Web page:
The project will be centered around determining gene expression and glycosylation levels of human mesenchymal stem cells (MSC), prior to cell culture, in an attempt to better understand differentiation,proliferation, and self-renewal as well as optimizing their use for potential therapeutic applications including: bone repair, non-healing ulcers, and critical limb ischemias. Cells derived from human bone marrow will be selectively isolated and used for RNAseq (deep sequencing), glycomics (mass spectrometry) and in vivo studies (in immune deficient NSG mice), in order to help discover the cellular pathways responsible for their distinct function. Normally, MSC are isolated by adhesion to plastic flasks and expansion ex vivo. We aim to better understand the original cells, prior to any manipulation, in order to determine differences for further optimizing their selection, amplification, and function both in vitro and in vivo.

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Jessica Sepulveda - "Tissue Homeostasis: Extracellular Matrix Impact on Cardiac Function "
Todd McDevitt, Ph.D., Gladstone Institute of Cardiovascular Disease, UCSF

Two dimensional cell cultures have provided many insights regarding cardiac disease. However, 3D tissue models are superior due to their ability to aggregate and form cell-matrix interactions similarly to in vivo tissues [1-4]. For this project we aim to (1) bioengineer cardiac microtissues from human-iPSCs (hiPSCs), (2) direct differentiation of independent cell populations (e.g. cardiomyocytes, epithelial cells, fibroblasts, and endothethial cells), (3) merge these cell populations into heterogeneous microtissues, and (4) examine their collective ability to promote cardiac tissue maturation. Even though these components of bioengineering cardiac tissues are currently being redefined and have shown success [1-5]; we want to improve the quality of bioengineered cardiac tissues. To do this we will optimize the microenvironment in our 3D cell cultures with the aim to enhance maturation of cardiomyocytes.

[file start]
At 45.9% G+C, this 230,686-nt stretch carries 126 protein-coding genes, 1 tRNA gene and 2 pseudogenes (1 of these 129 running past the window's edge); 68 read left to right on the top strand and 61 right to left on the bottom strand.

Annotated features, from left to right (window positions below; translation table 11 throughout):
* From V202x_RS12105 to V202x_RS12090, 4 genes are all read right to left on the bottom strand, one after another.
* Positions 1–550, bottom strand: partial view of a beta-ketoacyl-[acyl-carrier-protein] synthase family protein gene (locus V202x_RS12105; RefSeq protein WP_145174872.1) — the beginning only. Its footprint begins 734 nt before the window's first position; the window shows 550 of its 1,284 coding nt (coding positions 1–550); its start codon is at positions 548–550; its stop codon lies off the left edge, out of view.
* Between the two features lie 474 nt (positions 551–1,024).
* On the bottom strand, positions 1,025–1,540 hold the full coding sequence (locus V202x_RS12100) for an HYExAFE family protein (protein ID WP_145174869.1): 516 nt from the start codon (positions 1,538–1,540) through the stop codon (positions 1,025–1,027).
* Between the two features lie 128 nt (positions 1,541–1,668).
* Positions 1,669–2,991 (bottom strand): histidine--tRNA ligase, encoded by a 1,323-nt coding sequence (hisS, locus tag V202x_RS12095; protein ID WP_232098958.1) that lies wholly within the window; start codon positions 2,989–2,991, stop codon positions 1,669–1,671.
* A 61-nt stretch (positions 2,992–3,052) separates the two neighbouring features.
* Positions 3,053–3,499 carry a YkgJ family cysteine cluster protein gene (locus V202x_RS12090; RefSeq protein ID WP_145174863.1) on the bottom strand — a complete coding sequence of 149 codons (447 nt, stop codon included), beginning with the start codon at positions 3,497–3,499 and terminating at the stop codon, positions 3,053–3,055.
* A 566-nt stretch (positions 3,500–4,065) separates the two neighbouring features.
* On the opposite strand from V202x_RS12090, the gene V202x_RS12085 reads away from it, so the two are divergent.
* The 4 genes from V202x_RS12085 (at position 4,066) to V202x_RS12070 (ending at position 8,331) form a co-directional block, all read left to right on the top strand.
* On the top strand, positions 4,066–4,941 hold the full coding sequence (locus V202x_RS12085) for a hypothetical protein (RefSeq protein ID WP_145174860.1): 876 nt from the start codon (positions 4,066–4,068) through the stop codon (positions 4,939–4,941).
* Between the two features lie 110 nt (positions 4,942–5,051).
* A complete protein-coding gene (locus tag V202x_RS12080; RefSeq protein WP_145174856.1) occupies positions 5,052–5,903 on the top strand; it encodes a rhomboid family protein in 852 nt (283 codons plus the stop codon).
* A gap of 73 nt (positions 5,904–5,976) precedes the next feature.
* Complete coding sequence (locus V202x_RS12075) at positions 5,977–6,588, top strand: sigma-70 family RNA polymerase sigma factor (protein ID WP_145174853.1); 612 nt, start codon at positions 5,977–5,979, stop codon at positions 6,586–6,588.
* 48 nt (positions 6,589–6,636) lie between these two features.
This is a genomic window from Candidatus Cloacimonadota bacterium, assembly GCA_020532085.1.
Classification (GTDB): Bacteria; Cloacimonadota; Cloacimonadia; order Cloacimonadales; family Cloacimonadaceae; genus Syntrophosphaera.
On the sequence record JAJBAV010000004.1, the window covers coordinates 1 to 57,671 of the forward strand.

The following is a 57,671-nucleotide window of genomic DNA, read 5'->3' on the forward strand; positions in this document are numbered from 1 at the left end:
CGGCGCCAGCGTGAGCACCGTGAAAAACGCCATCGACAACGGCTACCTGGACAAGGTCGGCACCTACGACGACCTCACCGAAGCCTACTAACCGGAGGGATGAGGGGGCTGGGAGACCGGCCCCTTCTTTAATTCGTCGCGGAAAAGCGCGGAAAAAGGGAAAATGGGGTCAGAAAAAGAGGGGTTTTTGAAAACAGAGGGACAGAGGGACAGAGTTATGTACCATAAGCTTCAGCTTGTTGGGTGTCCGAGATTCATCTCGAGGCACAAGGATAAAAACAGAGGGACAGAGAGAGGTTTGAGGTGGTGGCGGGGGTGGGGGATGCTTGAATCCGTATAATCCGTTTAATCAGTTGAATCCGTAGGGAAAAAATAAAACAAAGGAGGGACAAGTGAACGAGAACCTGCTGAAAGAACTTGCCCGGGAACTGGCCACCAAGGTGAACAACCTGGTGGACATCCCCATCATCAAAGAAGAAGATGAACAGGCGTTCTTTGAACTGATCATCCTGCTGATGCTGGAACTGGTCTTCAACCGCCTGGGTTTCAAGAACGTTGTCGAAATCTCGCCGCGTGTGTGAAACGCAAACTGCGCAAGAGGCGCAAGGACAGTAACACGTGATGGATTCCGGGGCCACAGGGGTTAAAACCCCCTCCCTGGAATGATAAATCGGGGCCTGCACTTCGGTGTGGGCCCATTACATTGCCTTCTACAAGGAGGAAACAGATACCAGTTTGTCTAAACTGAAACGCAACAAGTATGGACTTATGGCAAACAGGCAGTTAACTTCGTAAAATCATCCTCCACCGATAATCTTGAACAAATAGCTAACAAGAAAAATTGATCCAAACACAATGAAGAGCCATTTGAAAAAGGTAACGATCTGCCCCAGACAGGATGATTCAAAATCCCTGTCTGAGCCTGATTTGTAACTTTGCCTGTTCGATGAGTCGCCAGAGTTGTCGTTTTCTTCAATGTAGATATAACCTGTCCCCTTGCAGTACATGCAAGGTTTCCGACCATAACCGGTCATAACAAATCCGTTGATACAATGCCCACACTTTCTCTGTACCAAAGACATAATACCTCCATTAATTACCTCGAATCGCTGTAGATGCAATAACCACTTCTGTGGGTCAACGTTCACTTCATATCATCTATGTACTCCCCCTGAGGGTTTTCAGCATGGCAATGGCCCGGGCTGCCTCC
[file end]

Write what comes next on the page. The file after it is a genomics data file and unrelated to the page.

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Kahlil Vaughan - "Establishment of Crispr KO iPSC Lines and iPSCs from PBMCs of HHT1 & HHT2 Patients for the Study of Disease Pathology"
Rosemary Akhurst, Ph.D., Helen Diller Family Comprehensive Cancer Research Institute, UCSF

Dr. Akhurst's general research area has to do with the TGF-Beta signaling pathway, which is active in many cellular processes. Most notably in the control of cellular proliferation and differentiation, which is why it has been implicated in a variety of cancers and other diseases. HHT, hereditary hemorrhagic telangiectasia is one of these diseases, it has been described as a disease of excessive angiogenesis. One of the pathways in the TGFB super-family is responsible for an increase in proliferation in endothelial progenitor cells (EPCs) and two of the receptors in this pathway, endoglin and alk1, are frequently found to be mutated in HHT patients. Other mutations in these patients have revealed modifiers of these pathways, as is shown by altered phenotypes in disease manifestation.

Pursuant with these features, we will be culturing EPCs from HHT as well as from non-HHT genotypes for characterization. My project will also include genotyping of HHT patient EPCs to identify other potential modifiers of the TGFB path/therapeutic targets. I will also attempt to generate iPSCs from HHT patient blood samples